Michelle Bachman recently suggested that the summer’s catastrophic weather reflects God’s displeasure with the course of American politics:
“I don’t know how much God has to do to get the attention of the politicians . . . We’ve had an earthquake; we’ve had a hurricane. He said: ‘Are you going to start listening to me here?’”
Predictably, she has now retracted her theological claims and says she was just joking.
If the earthquake and hurricane did not represent God’s will, what did they represent in a world governed by an omnipotent, omniscient God? Screw-ups? Things that just slipped by his attention? Any believer who dares articulate the unavoidable implications of religious practice these days, however, will be forced into just such a recantation as Bachmann’s, for religious faith conflicts with what, for contemporary society, is the far more important secular ethic of tolerance and inclusion.
This spring, Texas Governor Rick Perry issued a proclamation declaring April 22 to April 24 as “Days of Prayer for Rain in the State of Texas.” Now what is logically entailed by such a proclamation? The same implications regarding divine will as were behind Bachmann’s unacceptable gloss:
1. That God has omnipotent power over earthly events.
2. That such power exists whether the power-holder decides to change or to maintain a status quo: both action and inaction represent deliberate Godly intentions towards reality.
3. That if God wants to end the Texan drought, he can.
4. That God is aware of our prayers.
5. That God has the capacity to act upon our prayers.
Specifically to Perry’s proclamation (and to every other such “group day of prayer”):
6. That God employs democratic pollsters who tabulate public opinion: the more people praying to him to take a particular course of action, the more likely it is he will rouse himself to that action (this corollary of all such calls to collective prayer conflicts of course with the equally prevalent meme that all it takes is one voice crying out for help to move God to action).
Since Perry and his fellow Texan prayer-senders believe that God should be moved by their collective appeal, they assume that he will clearly understand their worth and their need for relief and that such worth and need for relief constitute a persuasive ground for action. Therefore, and necessarily, they must feel that they are more worthy in God’s eyes than the victims of the Japanese tsunami, of the Joplin, Mo., tornado, and of every other victim of the daily slaughter of the innocents whom God has allowed to perish in natural disasters which he had the power to cancel. After witnessing such mass devastation in Japan and in the U.S., why else would Perry and his fellow Christians now come to God with their request for some rain? Clearly, they must present more persuasive cases for aid than did the thousands of tsunami victims. Otherwise, God would have spared these latter their sorry fates, which none of them or their relatives and friends would have wished upon them and which every victim would have prayed to avoid if, like Perry, they believed in the power of prayer.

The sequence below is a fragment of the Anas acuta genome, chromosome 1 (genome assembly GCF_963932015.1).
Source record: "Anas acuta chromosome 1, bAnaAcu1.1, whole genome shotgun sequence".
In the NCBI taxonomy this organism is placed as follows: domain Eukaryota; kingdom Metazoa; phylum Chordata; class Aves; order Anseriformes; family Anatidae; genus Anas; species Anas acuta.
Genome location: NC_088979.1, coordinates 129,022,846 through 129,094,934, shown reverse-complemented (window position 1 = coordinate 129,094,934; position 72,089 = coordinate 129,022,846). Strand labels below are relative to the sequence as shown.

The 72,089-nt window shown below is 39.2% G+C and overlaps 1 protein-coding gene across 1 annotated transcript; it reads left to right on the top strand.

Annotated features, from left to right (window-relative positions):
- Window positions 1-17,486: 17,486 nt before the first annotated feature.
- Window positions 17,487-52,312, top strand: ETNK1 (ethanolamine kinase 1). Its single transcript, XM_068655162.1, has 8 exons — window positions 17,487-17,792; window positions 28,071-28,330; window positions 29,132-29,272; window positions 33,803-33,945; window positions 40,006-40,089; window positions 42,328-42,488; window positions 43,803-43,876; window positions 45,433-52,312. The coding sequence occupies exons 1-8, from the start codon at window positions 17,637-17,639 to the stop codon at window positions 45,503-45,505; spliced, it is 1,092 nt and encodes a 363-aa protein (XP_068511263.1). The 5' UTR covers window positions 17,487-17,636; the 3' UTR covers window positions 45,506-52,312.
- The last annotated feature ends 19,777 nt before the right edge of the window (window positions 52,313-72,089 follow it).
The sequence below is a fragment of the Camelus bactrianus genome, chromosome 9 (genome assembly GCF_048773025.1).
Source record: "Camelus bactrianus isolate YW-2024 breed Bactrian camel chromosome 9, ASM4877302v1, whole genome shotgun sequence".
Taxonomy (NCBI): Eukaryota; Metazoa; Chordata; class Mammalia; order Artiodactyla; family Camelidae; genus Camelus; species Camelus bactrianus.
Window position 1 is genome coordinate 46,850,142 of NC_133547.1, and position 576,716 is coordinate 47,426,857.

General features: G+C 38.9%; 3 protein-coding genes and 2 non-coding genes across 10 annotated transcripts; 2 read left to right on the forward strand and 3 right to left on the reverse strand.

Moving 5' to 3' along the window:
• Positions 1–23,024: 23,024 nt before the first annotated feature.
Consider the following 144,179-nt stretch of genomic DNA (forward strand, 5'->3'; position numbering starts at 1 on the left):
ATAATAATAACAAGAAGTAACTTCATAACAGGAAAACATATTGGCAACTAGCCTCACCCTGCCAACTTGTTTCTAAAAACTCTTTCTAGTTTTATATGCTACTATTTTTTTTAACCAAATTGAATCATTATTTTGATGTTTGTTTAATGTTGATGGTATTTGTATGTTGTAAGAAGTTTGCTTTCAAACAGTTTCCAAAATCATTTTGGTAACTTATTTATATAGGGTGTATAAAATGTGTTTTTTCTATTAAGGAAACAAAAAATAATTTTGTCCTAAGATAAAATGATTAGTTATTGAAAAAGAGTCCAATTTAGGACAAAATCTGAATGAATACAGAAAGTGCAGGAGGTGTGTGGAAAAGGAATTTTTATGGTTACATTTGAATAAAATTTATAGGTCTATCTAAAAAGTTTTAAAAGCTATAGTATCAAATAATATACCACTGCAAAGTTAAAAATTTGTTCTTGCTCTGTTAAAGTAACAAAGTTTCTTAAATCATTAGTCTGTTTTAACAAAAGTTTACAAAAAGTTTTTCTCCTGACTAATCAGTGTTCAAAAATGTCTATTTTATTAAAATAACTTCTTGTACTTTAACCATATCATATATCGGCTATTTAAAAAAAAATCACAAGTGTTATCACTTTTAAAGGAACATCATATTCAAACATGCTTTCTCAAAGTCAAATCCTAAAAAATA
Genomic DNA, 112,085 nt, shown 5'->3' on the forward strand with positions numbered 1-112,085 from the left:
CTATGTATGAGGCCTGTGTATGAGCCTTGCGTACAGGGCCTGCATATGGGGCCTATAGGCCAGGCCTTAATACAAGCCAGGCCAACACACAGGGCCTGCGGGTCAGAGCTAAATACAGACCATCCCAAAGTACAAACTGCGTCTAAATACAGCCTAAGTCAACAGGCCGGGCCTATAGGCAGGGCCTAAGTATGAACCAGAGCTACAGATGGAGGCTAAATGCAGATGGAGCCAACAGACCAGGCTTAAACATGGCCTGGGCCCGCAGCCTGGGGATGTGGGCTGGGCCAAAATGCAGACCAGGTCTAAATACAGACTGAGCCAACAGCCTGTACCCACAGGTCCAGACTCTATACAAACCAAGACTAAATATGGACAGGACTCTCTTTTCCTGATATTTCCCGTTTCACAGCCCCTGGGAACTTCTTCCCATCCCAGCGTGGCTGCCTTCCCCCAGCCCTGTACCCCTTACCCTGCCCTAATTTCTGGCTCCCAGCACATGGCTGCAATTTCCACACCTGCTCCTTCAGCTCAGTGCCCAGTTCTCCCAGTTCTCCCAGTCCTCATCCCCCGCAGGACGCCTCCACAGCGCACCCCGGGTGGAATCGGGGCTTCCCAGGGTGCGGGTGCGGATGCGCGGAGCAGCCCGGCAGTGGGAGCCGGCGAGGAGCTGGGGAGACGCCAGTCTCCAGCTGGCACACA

To suddenly invoke the obscurantism defense—“Oh, God’s grand, majestic will is inscrutable to us, how dare you, you measly, ignorant worm, draw any implications about God’s attitudes towards his victims from the daily massacre of the innocents“—simply will not do, given the confidence with which believers attribute “miracles”—such as the survival of a single child in a village devastated by an earthquake—to God’s love.
There is no middle ground between a view that every thing that happens is the consequences of God’s action or deliberate non-action, and a view of the universe as proceeding randomly without divine guidance. The latter view is far easier to square with the daily massacre of the innocents; only the human need for, as Michael Novak puts it, a special “Friend” in the sky that can be called on to get us out of fixes leads humans to posit a loving God, whose existence requires the utter torture of logic and reason to reconcile with the randomness of human tragedy.
Bachmann’s attribution of divine pique to Hurricane Irene and other natural disasters is perfectly consistent with Christian faith. It is the retraction of that claim that is inconsistent.